With August dead and gone, movies are taking a break. That's just the opportunity The Identical needed to be the only new film in wide release this week. Libby "Gentleman Loser" Cudmore investigates, with truly disturbing results. Meanwhile, Ashley "TwistedLadder" Herald reviews the Mark Duplass/Elisabeth Moss romantic comedy The One I Love. Duplass has been begging his Twitter followers not to read any reviews before seeing the film, so if you're a fan of avoiding spoilers, check out the movie first and then come back for our review. You won't be disappointed.
EXPECTATIONS: What if Elvis' twin had lived? What if this twin had been given away to a kindly preacher and married a generic blonde lady? What if Elvis had written a bunch of pop-lite songs Cutting Crew would have rejected for being too gooey and lame? Don't worry, The Identical is here to answer all these questions you probably never gave enough of a shit about to ask aloud.
REALITY: Remember when PG used to mean something? When it symbolized the divide between you and your younger siblings, who got sent to bed after Aladdin while you got to stay up and watch The Goonies or Back to the Future? When did the PG become strictly the domain of creepy evangelical feel-goodery?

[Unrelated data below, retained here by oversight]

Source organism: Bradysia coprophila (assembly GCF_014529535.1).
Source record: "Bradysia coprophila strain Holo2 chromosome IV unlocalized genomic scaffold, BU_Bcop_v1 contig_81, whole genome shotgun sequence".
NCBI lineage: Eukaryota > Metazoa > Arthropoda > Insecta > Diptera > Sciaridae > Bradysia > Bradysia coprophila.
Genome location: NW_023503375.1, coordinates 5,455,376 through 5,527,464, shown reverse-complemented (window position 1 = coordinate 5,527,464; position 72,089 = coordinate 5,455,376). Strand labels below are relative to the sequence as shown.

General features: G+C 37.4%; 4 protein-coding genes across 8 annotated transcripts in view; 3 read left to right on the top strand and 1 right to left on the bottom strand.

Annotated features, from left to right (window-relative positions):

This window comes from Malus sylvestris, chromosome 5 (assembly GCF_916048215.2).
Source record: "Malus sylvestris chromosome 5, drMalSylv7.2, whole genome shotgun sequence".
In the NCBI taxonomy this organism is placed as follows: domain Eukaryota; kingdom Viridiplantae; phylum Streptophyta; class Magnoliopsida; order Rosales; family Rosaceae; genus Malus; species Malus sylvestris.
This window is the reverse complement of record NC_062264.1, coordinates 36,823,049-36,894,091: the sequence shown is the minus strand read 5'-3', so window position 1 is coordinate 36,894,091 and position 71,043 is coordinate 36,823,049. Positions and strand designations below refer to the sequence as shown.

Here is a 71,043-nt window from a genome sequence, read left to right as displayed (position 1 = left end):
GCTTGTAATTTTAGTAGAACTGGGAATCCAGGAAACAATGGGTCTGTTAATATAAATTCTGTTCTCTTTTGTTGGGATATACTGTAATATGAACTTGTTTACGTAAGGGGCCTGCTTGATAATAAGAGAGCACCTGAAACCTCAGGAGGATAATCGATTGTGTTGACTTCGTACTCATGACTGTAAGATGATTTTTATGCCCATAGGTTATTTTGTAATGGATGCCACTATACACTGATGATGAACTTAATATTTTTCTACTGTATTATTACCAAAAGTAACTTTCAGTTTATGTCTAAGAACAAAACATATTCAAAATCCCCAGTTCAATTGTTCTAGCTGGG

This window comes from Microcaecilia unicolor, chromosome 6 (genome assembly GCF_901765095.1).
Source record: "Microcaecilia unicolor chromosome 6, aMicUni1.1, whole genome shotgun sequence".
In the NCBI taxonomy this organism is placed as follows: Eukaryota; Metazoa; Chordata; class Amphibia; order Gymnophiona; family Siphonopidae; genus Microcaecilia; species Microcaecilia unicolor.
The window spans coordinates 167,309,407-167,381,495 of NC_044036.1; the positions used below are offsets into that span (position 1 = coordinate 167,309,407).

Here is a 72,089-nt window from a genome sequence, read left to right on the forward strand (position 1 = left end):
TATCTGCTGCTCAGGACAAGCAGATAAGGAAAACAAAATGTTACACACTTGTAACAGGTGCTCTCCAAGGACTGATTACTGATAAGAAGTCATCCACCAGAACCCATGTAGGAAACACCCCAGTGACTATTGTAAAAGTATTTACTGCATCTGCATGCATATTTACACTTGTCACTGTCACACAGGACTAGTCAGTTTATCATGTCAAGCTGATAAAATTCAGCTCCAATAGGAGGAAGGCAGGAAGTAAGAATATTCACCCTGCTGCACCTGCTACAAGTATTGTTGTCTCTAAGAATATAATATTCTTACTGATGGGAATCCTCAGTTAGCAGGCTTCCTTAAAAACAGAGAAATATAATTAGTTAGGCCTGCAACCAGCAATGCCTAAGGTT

Here we see a Fake-Yes-Elvis playing a Real-Not-Elvis.
Ryan Wade (played as an adult by Blake Rayne, professional Elvis impersonator/wax statue of Gaston brought to life by an evil spell) is one of two twins born to poor people and raised by revival preacher Reese Wade (Ray Liotta, fresh off threatening to murder a hooker in Sin City: A Dame to Kill For) and Ashley Judd (looking like she just stepped out of a Vintage Life spread). Meanwhile, his twin Drexel "The Dream" Hemsley (also played by Rayne, in disguise as a post-Pirates Johnny Depp) rises to fame as a blue-eyed crooner of songs like "Boogie Woogie Rock 'N' Roll" and "Beboppin' Baby." After winning a Drexel Hemsley sing-a-like contest, Ryan becomes a famous Drexel Hemsley impersonator, struggling the whole time with his identity and desire to write his own hit songs.